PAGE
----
Butterscotch Pot de Creme

| October 5, 2010 | 2 Comments
  • 2 Comments

Butterscotch Pot de Crème
Butterscotch Pot de Crème (Remix)

Today, I’d like to share an extraordinary dessert that has haunted me ever since I first tasted it: Town Hall’s Pot de Crème. This decadent sweet ending is an uber-luxe version of an American classic — creamy butterscotch pudding layered over rich dark chocolate pudding, topped with shards of buttercrunch toffee. Best of all, it’s served in a huge oversized cereal bowl. No wussy servings here.

Town Hall’s Pot de Crème
Town Hall’s Pot de Crème (Photo Credit: Clay McClaughlin)

I shared this bowl of pudding-liciousness with some gals who have as much appreciation for the cook’s holy trinity (butter-sugar-cream) as I do. This Pot de Crème had us oohing and ahhing until we were scraping the bottom of the bowl. I decided then and there that I needed to learn how to remake this at home.

The real knockout part of this dessert was the Butterscotch Pudding, so I decided to focus on that. I went to work trying to recreate this lovely bowl of sweetness. My first attempt was meh. I melted my dark brown sugar and butter together, and did everything David Lebovitz told me to do, but the texture was too grainy.

This would not do.

Plan B: Go to the source. I emailed Town Hall and begged them for the recipe.

To my utter delight, they happily shared it! I scaled down the recipe, but otherwise, followed the instructions closely.

Butterscotch Pudding Ingredients
Butterscotch Pudding Ingredients

Preheat the oven to 350 F, and gather your ingredients together:

3 ½ cups heavy cream
½ teaspoon salt
1 vanilla bean
½ cup egg yolk (room temperature)
1 ½ teaspoons scotch (I substituted with Maker’s Mark)
1 ½ teaspoons water
1 ½ teaspoons heavy cream
1 tablespoon dark brown sugar
3 oz (about 1/3 cup butterscotch chips)

Vanilla bean infused cream
Vanilla bean infused cream

In a sauce pan over medium heat, combine the cream, salt, and vanilla bean (The one I used was home-grown by my friend in Madagascar!). Bring the cream to just under boiling (small bubbles should rise to the side, but no rolling boil).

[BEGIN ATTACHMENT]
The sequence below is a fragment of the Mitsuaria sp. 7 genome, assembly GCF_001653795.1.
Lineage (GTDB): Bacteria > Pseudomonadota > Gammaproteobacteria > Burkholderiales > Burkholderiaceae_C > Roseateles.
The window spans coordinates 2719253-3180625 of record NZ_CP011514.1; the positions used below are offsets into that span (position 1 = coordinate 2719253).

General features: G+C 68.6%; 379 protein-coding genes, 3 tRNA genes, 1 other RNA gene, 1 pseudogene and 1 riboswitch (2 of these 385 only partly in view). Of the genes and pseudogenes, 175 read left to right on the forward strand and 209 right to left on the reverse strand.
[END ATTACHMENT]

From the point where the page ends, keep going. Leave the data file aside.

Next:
While the vanilla cream mixture warms up, whisk together the scotch (or bourbon), water, brown sugar, and second measure of cream. Set that aside.

When the cream mixture is done, turn the heat off the pot, fish out the vanilla bean, and stir in the scotch mixture and butterscotch chips, whisking to melt the chips and distribute evenly.

The vanilla bean was probably too hard to split before, but since it has softened up now, cut it open lengthwise. Using the dull edge of a paring knife, run it down the length of the bean, scraping up all the fragrant vanilla specks, and add it back into the cream mixture. The remaining vanilla pod still has a lot of flavor left, so I like to rinse it off and put it in a jar filled with sugar to make vanilla-scented sugar. Every time you cook with a vanilla bean, just keep adding it to your jar.

Butterscotch pudding through sieve
Butterscotch pudding through sieve

Now, it’s time to temper the hot cream mixture into the egg yolks (add a little at a time so that you don’t end up with scrambled eggs). Strain this mixture through a fine mesh sieve and pour directly into a baking dish that is sitting in a larger roasting pan.

Wrapped in foil and cozy in water bath
Wrapped in foil and cozy in water bath